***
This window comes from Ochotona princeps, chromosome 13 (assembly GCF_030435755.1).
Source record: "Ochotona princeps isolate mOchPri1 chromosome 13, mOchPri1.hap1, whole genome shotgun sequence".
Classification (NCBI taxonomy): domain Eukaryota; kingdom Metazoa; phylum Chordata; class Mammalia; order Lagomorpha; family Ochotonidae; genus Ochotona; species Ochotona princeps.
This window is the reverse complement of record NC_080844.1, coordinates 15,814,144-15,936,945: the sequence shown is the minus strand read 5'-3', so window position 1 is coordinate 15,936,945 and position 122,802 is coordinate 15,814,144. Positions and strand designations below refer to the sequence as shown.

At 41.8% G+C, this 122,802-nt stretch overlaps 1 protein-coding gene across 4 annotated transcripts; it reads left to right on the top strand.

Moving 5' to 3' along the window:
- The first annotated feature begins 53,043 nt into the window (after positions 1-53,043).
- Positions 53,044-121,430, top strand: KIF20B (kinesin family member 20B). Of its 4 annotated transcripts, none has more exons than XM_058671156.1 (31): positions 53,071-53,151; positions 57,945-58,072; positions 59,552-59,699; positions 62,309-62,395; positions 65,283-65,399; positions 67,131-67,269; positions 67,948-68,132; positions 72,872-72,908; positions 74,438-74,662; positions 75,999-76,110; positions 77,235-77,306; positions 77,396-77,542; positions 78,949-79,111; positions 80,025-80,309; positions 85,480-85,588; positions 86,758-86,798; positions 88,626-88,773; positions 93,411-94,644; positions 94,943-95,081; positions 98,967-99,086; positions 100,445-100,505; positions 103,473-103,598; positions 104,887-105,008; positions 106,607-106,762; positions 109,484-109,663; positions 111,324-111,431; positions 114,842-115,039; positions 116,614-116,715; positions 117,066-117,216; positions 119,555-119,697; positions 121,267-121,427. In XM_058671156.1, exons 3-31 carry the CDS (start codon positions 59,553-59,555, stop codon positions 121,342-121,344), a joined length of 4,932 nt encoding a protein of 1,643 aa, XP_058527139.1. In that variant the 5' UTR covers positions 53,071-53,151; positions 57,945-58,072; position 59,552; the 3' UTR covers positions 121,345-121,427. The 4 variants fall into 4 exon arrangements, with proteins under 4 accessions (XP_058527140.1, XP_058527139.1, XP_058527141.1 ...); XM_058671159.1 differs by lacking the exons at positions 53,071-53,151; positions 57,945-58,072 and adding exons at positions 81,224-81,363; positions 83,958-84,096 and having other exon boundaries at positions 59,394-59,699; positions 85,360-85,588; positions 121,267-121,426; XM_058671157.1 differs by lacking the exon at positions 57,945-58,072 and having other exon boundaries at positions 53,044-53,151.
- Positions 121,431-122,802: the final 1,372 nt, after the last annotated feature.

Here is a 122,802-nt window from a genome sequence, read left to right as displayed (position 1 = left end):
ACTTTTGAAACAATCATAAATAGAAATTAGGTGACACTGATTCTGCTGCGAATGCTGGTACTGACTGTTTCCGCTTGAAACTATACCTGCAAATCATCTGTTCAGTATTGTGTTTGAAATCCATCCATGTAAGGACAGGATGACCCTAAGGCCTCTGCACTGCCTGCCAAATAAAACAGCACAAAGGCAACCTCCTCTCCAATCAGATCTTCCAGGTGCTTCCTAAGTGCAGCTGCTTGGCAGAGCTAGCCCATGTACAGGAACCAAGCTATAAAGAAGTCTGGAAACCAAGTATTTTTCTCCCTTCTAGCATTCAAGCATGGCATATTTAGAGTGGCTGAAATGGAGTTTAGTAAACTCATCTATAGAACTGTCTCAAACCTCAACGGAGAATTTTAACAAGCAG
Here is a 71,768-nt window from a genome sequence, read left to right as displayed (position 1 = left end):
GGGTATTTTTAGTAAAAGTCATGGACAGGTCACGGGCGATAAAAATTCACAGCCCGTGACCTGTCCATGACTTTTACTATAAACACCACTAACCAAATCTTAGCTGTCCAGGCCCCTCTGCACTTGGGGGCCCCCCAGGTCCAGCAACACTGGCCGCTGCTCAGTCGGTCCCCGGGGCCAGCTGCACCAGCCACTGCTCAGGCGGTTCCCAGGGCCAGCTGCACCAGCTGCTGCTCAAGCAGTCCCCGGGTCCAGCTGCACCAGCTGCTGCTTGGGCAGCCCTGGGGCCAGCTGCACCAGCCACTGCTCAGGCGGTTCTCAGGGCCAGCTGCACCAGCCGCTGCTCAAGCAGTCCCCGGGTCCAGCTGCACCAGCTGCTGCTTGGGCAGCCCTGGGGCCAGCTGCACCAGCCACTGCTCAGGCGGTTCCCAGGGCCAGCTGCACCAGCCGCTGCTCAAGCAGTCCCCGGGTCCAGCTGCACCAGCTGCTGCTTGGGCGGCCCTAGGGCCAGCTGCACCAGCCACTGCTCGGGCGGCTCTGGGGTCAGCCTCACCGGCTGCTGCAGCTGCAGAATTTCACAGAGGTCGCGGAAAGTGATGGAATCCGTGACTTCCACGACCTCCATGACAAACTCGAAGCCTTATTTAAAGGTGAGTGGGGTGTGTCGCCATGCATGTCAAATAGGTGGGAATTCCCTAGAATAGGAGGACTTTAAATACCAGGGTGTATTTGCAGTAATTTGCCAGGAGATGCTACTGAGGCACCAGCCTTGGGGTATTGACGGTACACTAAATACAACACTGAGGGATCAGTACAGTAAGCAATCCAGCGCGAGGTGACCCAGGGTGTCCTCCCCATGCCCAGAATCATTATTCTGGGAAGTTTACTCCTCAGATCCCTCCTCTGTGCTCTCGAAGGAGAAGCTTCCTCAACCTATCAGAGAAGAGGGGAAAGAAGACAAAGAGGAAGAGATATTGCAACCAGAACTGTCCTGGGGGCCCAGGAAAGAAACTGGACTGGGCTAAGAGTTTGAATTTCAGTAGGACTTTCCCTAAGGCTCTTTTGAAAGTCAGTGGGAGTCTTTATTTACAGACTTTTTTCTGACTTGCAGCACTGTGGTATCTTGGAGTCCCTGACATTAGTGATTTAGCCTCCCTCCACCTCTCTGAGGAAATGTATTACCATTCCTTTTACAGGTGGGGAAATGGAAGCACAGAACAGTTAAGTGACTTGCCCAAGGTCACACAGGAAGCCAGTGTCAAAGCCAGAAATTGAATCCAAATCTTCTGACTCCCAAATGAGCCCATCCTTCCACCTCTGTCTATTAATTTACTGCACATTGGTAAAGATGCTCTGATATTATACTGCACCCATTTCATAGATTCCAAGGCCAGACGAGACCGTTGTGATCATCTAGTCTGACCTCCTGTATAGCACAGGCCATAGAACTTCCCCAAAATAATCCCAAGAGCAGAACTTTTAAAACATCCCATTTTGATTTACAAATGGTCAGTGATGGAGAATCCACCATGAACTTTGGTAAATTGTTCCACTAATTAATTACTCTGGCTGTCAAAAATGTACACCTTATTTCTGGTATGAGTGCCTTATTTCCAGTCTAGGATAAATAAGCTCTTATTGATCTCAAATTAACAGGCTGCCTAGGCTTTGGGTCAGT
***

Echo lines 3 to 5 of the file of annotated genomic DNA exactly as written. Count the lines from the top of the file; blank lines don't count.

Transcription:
Classification (NCBI taxonomy): domain Eukaryota; kingdom Metazoa; phylum Chordata; class Mammalia; order Lagomorpha; family Ochotonidae; genus Ochotona; species Ochotona princeps.
This window is the reverse complement of record NC_080844.1, coordinates 15,814,144-15,936,945: the sequence shown is the minus strand read 5'-3', so window position 1 is coordinate 15,936,945 and position 122,802 is coordinate 15,814,144. Positions and strand designations below refer to the sequence as shown.

At 41.8% G+C, this 122,802-nt stretch overlaps 1 protein-coding gene across 4 annotated transcripts; it reads left to right on the top strand.